Maro.Kyo

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Since noone has discussed much about MS20, I would like to talk about it as well. I think its the most interesting development for the Gripen in the recent years.

The known improvements are :

Meteor, SDB, RBS-15 Mk.4 integrated
Litening III integrated
4th iteration of PS-05 with new radar modes
Link-16 interoperability improved
improved peacetime operability with civil air control systems
GCAS

please add if anyone knows further improvements
 

isayyo2

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Gripen C/Ds are probably the best option for the Philippines (baring any Indonesian type F-16 modernization)
MS20 also allows for small diameter bombs too, the perfect "swarming" weapon for any pesky boat incursion.

How many "legacy" Gripen's are being stored in Sweden? Several dozen A/B models were not modernized I believe.
 

H_K

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How many "legacy" Gripen's are being stored in Sweden? Several dozen A/B models were not modernized I believe
I have the same question... Wikipedia is quite confusing.

If I remember correctly, Argentina was also interested but the UK veto made any deal impossible... or perhaps take some low hours Gripen A/Bs, strip out any UK gear and replace with Israeli components?
 

Maro.Kyo

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Gripen C/Ds are probably the best option for the Philippines (baring any Indonesian type F-16 modernization)
MS20 also allows for small diameter bombs too, the perfect "swarming" weapon for any pesky boat incursion.

How many "legacy" Gripen's are being stored in Sweden? Several dozen A/B models were not modernized I believe.
By my counting, around 70, from which the majority are A/Bs. I wouldn't be surprised though, if a lot of those aircrafts were partially stripped/carnivalized for parts. It's a typical practice even for operational aircrafts, so I think it's a no-brainer. Saab also once talked about using existing C/D aircrafts to strip of its parts and use it for E/F productions so I don't expect much problem using stored A/B or C/D to harvest some parts for the operational ones.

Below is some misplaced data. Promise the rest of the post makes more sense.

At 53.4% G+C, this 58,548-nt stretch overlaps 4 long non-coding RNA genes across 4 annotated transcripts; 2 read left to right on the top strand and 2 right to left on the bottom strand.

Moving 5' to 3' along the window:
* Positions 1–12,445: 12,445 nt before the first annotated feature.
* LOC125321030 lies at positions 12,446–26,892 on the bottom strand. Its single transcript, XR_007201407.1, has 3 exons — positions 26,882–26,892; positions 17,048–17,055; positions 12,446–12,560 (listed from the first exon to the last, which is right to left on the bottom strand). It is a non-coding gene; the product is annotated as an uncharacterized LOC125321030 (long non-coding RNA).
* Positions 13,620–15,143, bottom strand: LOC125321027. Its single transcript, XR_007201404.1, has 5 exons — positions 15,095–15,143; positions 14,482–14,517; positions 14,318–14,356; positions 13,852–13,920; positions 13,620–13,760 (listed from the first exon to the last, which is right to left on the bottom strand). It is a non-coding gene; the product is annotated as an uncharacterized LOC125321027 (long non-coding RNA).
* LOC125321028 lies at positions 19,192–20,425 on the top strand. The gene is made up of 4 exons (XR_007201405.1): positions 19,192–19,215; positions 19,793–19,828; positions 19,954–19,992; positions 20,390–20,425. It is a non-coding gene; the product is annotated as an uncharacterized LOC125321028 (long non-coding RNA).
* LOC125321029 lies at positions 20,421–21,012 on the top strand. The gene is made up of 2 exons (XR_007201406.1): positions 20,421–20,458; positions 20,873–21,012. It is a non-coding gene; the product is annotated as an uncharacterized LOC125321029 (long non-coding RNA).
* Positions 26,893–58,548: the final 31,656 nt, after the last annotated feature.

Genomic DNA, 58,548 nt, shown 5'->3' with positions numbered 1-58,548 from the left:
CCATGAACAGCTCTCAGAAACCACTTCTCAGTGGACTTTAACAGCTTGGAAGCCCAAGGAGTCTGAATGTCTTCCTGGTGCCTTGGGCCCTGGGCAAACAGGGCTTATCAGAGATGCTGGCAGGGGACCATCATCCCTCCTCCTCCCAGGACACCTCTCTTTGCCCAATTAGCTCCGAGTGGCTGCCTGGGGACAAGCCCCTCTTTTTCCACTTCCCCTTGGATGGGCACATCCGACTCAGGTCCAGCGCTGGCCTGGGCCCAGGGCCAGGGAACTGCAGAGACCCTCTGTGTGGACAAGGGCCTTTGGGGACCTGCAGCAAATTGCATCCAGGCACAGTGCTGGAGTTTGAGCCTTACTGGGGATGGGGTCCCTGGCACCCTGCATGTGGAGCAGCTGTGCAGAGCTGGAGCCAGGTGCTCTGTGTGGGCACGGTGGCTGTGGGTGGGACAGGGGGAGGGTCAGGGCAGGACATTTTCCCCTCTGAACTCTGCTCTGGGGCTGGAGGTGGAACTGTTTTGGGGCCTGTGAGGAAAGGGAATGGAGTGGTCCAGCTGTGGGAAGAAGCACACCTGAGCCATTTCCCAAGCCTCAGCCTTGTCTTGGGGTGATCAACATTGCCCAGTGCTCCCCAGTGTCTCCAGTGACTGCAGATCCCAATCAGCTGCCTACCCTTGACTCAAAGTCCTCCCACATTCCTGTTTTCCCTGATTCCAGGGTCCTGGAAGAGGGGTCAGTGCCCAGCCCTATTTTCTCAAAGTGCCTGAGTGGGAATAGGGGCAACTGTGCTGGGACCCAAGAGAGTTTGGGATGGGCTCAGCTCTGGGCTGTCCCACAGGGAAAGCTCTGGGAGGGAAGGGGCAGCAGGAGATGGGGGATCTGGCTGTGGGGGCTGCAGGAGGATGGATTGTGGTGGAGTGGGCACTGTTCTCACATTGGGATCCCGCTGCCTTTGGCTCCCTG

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Maro.Kyo

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How many "legacy" Gripen's are being stored in Sweden? Several dozen A/B models were not modernized I believe
I have the same question... Wikipedia is quite confusing.

If I remember correctly, Argentina was also interested but the UK veto made any deal impossible... or perhaps take some low hours Gripen A/Bs, strip out any UK gear and replace with Israeli components?
I would really like to know where those aircrafts are stored as well, as like you've said, Wikipedia ain't much of a help, even the Swedish one.
 

Maro.Kyo

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The Swedish Wikipedia actually confirms what I've said. I'v somehow skipped over that part.

"Since the decision in the Swedish Parliament, it is agreed that the future Gripen fleet will consist of only 100 Gripen planes, it may seem that 104 (204 - 100) Gripen planes are redundant. In fact, 40 have been sold / leased (all of which probably lead to purchases), 7 have crashed and several are used for both Swedish and English test pilot operations. Many have been scrapped to obtain "free" spare parts, so redundancy is very modest."
 
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Maro.Kyo

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Exact numbers from 2014:

Index of the 204 individuals. [ 46 ]
  • 98 operational aircrafts of the C / D version.
  • 32 dismantled or destroyed.
  • 28 on lease to the Czech Republic and Hungary.
  • 24 stocked in hangars pending settlement.
  • 12 have been sold to Thailand
  • 4 have been used as test aircraft.
  • 4 have crashed.
  • 2 have been donated to the Air Force Museum in Sweden, and the Royal Thai Air Force Museum in Thailand.
gripenkarta-2000.jpg

Now the question will be where those 24 stocked aircrafts are and if the Swedes have any potential customers, be it sales or leasing.
 

isayyo2

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Exact numbers from 2014:

Index of the 204 individuals. [ 46 ]
  • 98 operational aircrafts of the C / D version.
  • 32 dismantled or destroyed.
  • 28 on lease to the Czech Republic and Hungary.
  • 24 stocked in hangars pending settlement.
  • 12 have been sold to Thailand
  • 4 have been used as test aircraft.
  • 4 have crashed.
  • 2 have been donated to the Air Force Museum in Sweden, and the Royal Thai Air Force Museum in Thailand.
View attachment 658386